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Researchers develop model that predicts transmissibility of viral zoonoses

Researchers develop model that predicts transmissibility of viral zoonoses

Researchers have developed a model that predicts which of the viruses that can jump from animals to people can also be transmitted from person to person–and are therefore possible sources of human diseases.

The study, published recently in PLOS One, identified several viruses that are not yet known to spread among humans but may have that potential, suggesting possible targets for future disease surveillance and research efforts.

“When we get new pathogens that we look at as new human diseases, most of the time they come from pathogens that were previously circulating in animals,” said John Drake, Distinguished Research Professor of Ecology and director of the Center for the Ecology of Infectious Diseases at the University of Georgia. “As ecologists, that makes us think that there must be something about the ways parasites and pathogens interact with their hosts or the environment that confers the propensity to this process.”

To understand these interactions, Drake and his team compiled the most comprehensive list to date of viruses known to infect humans and the biological characteristics of those viruses.

“We were looking to identify the features of viruses that are associated with transmissibility between humans,” said lead author Joseph Walker, a statistics major working under Drake’s direction through the UGA Center for Undergraduate Research Opportunities.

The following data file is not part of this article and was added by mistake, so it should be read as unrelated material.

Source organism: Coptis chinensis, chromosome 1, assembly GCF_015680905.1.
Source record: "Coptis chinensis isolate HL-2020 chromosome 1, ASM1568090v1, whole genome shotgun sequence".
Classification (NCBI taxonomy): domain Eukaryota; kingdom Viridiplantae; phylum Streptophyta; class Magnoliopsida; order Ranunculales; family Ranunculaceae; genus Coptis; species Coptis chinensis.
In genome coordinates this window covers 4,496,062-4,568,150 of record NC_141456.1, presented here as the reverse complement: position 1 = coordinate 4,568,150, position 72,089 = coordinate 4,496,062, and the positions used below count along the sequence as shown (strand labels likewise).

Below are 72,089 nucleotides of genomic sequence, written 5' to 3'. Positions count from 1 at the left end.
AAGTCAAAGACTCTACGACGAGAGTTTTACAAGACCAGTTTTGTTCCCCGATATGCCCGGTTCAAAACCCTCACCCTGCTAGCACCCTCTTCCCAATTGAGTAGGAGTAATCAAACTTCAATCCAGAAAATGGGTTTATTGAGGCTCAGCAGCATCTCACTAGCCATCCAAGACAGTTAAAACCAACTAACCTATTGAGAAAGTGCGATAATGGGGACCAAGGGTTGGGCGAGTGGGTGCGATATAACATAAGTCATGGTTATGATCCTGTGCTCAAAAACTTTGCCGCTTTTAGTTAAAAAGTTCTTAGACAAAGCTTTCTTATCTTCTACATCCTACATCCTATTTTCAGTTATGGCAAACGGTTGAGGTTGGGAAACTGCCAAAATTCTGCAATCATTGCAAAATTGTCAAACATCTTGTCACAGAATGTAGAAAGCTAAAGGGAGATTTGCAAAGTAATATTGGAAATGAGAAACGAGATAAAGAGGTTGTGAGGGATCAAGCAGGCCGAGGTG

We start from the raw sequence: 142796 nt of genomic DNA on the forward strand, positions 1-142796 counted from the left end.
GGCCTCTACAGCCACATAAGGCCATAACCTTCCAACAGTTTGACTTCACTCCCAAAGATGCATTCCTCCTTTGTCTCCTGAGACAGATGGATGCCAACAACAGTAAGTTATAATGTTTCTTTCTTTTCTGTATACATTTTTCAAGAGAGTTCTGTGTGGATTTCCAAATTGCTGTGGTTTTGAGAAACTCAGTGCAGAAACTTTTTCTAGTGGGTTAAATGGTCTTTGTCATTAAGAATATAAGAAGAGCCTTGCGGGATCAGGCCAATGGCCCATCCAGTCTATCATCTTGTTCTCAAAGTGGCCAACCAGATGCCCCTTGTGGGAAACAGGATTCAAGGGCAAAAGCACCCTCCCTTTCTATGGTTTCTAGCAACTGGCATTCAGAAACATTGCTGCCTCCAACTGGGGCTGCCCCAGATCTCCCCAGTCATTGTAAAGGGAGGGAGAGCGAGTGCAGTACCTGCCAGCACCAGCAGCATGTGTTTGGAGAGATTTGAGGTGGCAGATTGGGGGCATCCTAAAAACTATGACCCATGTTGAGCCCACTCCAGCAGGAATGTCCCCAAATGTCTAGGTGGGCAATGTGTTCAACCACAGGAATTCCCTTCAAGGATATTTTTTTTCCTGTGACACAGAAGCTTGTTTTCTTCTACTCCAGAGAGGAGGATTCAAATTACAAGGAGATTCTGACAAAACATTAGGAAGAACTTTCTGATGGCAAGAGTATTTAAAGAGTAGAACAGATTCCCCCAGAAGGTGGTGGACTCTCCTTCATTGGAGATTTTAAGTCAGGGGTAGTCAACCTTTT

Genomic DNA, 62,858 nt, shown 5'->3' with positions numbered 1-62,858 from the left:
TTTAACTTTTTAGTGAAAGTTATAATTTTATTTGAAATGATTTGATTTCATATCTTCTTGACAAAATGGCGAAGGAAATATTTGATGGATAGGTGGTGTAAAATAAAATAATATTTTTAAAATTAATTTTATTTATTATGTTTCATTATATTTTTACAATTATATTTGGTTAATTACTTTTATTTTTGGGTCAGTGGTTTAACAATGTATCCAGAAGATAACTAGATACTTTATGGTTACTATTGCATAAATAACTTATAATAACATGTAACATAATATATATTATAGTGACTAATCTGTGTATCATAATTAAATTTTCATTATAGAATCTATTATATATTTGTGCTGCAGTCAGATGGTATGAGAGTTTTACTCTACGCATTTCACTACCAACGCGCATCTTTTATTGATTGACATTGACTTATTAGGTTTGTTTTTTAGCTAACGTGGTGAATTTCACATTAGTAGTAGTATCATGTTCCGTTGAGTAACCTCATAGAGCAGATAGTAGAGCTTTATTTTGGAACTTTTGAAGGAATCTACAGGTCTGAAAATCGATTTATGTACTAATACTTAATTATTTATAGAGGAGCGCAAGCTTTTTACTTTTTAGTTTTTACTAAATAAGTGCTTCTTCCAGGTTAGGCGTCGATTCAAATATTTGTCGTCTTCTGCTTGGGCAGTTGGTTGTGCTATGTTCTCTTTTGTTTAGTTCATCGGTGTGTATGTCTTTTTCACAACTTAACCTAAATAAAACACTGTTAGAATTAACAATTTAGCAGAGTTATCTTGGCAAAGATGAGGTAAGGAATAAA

The team identified several traits that were most common among the viruses on their list that are known to spread among humans. These included the ability to infect nonhuman primates such as monkeys and apes, the lack of an encasing envelope of lipids around the virus, and the presence of the virus in the human liver, central nervous system or respiratory tract. Those traits–characteristics indicative of the virus’s ability to survive in different environments and to evolve–accurately predicted 84 percent of the viruses known to spread from human to human.

The next step was to analyze viruses not known to spread among humans and rank how likely they were to be transmissable based on their traits. They found 47 viruses that ranked higher than the least-likely virus known to be transmissable. Of these, the most likely to spread among people were Carnivore amdoparvovirus 1, Hendra virus, Cardiovirus A, Rosavirus A, HTLV-3, HTLV-4 and Simian Foamy virus.

The researchers warned that although the model predicted human-to-human transmissibility with high accuracy, it did miss some viruses known to spread among people. These tended to belong to five families containing many species. And because the study considered viruses at the species level, it was not able to account for differences in human transmissibility between subtypes of viruses. They recommended that future research focus on understanding transmissibility at this finer scale.

The ability to predict which viruses are capable of spreading among humans, and therefore have the potential to cause human epidemics, has practical implications.

“Public health workers could use our model as a tool to prioritize disease surveillance and inform their response to emerging pathogens,” said co-author Barbara Han of the Cary Institute of Ecosystem Studies. “Our data-driven framework was 84 percent accurate in identifying virus species with potential for human-to-human transmission.”

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